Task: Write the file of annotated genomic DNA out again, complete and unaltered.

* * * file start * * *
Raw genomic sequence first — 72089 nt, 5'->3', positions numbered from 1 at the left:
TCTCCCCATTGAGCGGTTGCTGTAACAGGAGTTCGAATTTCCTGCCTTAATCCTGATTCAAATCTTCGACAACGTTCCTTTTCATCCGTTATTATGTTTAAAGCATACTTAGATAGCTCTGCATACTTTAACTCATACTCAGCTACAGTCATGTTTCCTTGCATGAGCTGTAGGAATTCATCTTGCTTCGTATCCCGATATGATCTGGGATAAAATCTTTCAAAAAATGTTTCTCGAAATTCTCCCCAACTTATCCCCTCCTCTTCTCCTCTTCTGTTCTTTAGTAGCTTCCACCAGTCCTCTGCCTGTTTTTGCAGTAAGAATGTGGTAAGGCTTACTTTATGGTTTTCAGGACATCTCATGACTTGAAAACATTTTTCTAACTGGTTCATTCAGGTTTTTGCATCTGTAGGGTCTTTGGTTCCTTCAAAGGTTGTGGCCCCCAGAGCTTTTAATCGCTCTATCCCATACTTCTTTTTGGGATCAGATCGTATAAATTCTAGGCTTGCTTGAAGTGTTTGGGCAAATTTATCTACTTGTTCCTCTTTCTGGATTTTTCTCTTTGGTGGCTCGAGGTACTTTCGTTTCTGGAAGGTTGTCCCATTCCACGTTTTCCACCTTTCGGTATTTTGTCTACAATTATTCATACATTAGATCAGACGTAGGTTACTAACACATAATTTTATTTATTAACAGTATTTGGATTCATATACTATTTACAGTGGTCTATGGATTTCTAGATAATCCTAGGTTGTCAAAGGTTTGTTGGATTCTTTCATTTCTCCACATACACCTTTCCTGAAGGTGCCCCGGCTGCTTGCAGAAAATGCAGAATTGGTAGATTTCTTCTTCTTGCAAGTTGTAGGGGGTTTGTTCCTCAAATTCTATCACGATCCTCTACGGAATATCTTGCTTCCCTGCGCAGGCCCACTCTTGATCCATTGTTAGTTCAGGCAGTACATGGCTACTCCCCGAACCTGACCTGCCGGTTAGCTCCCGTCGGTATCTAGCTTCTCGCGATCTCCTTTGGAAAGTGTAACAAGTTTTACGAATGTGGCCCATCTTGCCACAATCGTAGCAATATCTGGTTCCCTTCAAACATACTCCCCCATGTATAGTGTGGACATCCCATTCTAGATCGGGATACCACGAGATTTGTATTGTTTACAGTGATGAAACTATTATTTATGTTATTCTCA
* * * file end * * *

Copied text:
Raw genomic sequence first — 72089 nt, 5'->3', positions numbered from 1 at the left:
TCTCCCCATTGAGCGGTTGCTGTAACAGGAGTTCGAATTTCCTGCCTTAATCCTGATTCAAATCTTCGACAACGTTCCTTTTCATCCGTTATTATGTTTAAAGCATACTTAGATAGCTCTGCATACTTTAACTCATACTCAGCTACAGTCATGTTTCCTTGCATGAGCTGTAGGAATTCATCTTGCTTCGTATCCCGATATGATCTGGGATAAAATCTTTCAAAAAATGTTTCTCGAAATTCTCCCCAACTTATCCCCTCCTCTTCTCCTCTTCTGTTCTTTAGTAGCTTCCACCAGTCCTCTGCCTGTTTTTGCAGTAAGAATGTGGTAAGGCTTACTTTATGGTTTTCAGGACATCTCATGACTTGAAAACATTTTTCTAACTGGTTCATTCAGGTTTTTGCATCTGTAGGGTCTTTGGTTCCTTCAAAGGTTGTGGCCCCCAGAGCTTTTAATCGCTCTATCCCATACTTCTTTTTGGGATCAGATCGTATAAATTCTAGGCTTGCTTGAAGTGTTTGGGCAAATTTATCTACTTGTTCCTCTTTCTGGATTTTTCTCTTTGGTGGCTCGAGGTACTTTCGTTTCTGGAAGGTTGTCCCATTCCACGTTTTCCACCTTTCGGTATTTTGTCTACAATTATTCATACATTAGATCAGACGTAGGTTACTAACACATAATTTTATTTATTAACAGTATTTGGATTCATATACTATTTACAGTGGTCTATGGATTTCTAGATAATCCTAGGTTGTCAAAGGTTTGTTGGATTCTTTCATTTCTCCACATACACCTTTCCTGAAGGTGCCCCGGCTGCTTGCAGAAAATGCAGAATTGGTAGATTTCTTCTTCTTGCAAGTTGTAGGGGGTTTGTTCCTCAAATTCTATCACGATCCTCTACGGAATATCTTGCTTCCCTGCGCAGGCCCACTCTTGATCCATTGTTAGTTCAGGCAGTACATGGCTACTCCCCGAACCTGACCTGCCGGTTAGCTCCCGTCGGTATCTAGCTTCTCGCGATCTCCTTTGGAAAGTGTAACAAGTTTTACGAATGTGGCCCATCTTGCCACAATCGTAGCAATATCTGGTTCCCTTCAAACATACTCCCCCATGTATAGTGTGGACATCCCATTCTAGATCGGGATACCACGAGATTTGTATTGTTTACAGTGATGAAACTATTATTTATGTTATTCTCA